“It is clear that we are not the only country in the Commonwealth to have concerns about human rights in Sri Lanka. However, there has been no widespread support for a change in location of CHOGM, and there is concern that the Commonwealth itself — as an organisation which must serve the interests of all 54 of its member states — should not be damaged, weakened or undermined by divisions over the location of the Heads of Government meeting.
“Having thoroughly assessed the merits of all the options available, the Prime Minister and the Foreign Secretary have decided to attend the meeting in Sri Lanka.
“We will do so because of the importance of the Commonwealth to the United Kingdom and its other members.
“We will attend the meeting with a clear message about the need for Sri Lanka to live up to the values of the Commonwealth, in particular to safeguard freedom of expression and the press, investigate and prosecute attacks on and disappearances of human rights defenders, protect minority rights (including those of both Tamils and Muslims), and uphold the rule of law and independence of the judiciary.
“Ahead of the meeting we will urge the Government to hold the free and fair provincial elections which are vital to the long-term stability of the country. And we will make it clear to the Sri Lankan government that we expect them to guarantee full and unrestricted access for the international press covering CHOGM.
“Furthermore, the Foreign Secretary intends to visit the north of the country during the visit, and meet civil society, NGOs and political representatives of all communities. We will continue our engagement with the Tamil community and other relevant parties in the lead-up to CHOGM to take account of their concerns and interests……”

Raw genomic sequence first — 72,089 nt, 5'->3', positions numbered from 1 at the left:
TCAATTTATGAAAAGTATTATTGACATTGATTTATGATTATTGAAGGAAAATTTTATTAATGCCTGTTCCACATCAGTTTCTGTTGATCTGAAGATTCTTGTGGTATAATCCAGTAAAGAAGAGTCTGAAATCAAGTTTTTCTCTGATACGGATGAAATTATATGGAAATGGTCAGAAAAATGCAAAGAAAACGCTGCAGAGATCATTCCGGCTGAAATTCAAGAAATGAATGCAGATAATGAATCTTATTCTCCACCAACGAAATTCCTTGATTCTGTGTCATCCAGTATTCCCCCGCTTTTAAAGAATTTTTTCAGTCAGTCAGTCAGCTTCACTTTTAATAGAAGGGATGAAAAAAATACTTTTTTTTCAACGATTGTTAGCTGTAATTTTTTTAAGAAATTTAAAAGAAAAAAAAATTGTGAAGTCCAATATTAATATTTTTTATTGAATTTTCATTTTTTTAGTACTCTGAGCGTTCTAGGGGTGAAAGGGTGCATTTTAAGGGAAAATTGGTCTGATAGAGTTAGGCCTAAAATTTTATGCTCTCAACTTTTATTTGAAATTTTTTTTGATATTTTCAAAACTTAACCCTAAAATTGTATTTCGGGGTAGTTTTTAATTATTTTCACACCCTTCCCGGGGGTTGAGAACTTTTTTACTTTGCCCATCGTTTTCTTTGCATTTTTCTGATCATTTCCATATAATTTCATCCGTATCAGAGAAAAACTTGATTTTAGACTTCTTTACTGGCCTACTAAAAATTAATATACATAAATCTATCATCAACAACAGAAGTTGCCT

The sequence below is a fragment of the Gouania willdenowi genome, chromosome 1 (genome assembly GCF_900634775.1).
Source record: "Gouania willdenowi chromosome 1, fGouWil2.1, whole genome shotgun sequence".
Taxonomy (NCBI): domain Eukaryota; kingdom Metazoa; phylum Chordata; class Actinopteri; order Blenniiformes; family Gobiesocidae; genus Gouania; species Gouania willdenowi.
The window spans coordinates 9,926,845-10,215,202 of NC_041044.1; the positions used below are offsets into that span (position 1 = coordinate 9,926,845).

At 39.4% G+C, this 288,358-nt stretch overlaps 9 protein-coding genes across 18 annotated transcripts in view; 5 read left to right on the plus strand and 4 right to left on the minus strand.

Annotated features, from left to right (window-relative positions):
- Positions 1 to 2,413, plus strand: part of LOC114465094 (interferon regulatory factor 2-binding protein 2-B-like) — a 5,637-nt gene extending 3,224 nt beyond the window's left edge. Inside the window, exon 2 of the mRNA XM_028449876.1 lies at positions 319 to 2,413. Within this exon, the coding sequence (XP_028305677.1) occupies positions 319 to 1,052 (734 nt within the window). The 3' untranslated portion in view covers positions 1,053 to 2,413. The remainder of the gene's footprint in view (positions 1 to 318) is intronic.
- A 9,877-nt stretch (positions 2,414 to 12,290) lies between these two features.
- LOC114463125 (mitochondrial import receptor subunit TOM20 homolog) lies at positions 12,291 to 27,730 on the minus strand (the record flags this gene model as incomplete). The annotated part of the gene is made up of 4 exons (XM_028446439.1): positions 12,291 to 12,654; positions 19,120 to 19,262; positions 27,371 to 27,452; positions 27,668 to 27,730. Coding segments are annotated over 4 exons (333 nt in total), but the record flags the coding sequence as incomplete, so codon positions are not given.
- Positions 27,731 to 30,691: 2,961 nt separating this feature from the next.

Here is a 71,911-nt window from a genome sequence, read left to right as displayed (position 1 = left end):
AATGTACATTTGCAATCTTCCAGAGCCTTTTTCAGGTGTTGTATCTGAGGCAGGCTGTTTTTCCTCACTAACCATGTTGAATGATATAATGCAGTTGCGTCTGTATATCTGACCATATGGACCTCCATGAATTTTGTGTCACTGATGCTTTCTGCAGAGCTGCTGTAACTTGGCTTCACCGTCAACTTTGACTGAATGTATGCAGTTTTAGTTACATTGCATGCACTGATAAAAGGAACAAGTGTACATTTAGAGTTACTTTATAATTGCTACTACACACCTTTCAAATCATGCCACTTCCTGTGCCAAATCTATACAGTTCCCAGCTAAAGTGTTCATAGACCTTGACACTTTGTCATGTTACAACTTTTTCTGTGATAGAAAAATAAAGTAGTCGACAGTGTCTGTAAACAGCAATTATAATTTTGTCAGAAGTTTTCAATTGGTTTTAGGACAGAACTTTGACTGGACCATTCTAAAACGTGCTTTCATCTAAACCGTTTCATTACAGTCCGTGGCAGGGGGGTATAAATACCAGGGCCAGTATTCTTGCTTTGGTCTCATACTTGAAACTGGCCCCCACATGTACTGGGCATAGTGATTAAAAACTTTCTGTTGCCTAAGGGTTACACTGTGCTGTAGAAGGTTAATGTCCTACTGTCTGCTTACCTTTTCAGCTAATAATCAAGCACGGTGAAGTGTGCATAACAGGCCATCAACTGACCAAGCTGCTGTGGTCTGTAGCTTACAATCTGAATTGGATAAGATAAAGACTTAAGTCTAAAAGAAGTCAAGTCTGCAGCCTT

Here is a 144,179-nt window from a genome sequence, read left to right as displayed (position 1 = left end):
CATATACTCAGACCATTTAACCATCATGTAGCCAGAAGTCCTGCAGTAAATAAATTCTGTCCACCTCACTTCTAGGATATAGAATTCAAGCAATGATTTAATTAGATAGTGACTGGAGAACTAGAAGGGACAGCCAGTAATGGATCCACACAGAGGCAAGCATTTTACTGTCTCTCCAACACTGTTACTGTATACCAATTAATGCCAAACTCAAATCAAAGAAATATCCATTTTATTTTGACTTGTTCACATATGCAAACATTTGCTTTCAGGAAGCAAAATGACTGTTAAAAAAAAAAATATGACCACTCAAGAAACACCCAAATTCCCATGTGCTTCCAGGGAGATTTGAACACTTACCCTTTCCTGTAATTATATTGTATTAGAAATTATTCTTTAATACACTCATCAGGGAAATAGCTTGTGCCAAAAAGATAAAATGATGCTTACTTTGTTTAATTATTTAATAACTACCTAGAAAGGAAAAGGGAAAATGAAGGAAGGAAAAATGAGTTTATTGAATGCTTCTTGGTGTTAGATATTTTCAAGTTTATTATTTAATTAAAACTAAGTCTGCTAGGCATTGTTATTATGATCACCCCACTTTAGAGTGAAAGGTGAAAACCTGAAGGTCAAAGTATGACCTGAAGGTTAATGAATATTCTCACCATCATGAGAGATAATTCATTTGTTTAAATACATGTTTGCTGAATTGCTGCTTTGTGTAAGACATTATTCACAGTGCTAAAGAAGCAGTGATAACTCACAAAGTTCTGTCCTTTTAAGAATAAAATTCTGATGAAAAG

Responding to questions in Parliament, Deputy Prime Minister, Nick Clegg declared that the British Government condemned “the way in which political trials, regular assaults on legal professionals and suppression of press freedom continue, and the fact that too many recommendations of the Lessons Learnt and Reconciliation Commission have not been implemented. If such violations continue, and if the Sri Lankan Government continues to ignore their international commitments in the lead up to the Commonwealth Heads of Government meeting, of course there will be consequences.”
This week’s developments make clear that despite CMAG, the upcoming Commonwealth Heads of Government Meeting (CHOGM) still remains uncertain. The UPFA Government will have to do a lot of tightrope walking. It is not an easy task since the rope will be an obscure one. Placating the international community will strain relations with partners of the UPFA. On the other hand, keeping the partners happy will, no doubt, internationally isolate the Government further.
Must one say again that this is the heavy price Sri Lanka is paying for not having a cohesive foreign policy and allowing emotions and irrational approaches to guide it. In the latest instance, the glory of hosting CHOGM seems to have not only clouded the issue but allowed storm clouds to form. The coming weeks will show whether they will dissipate or grow in strength.
– from the Sunday Times political column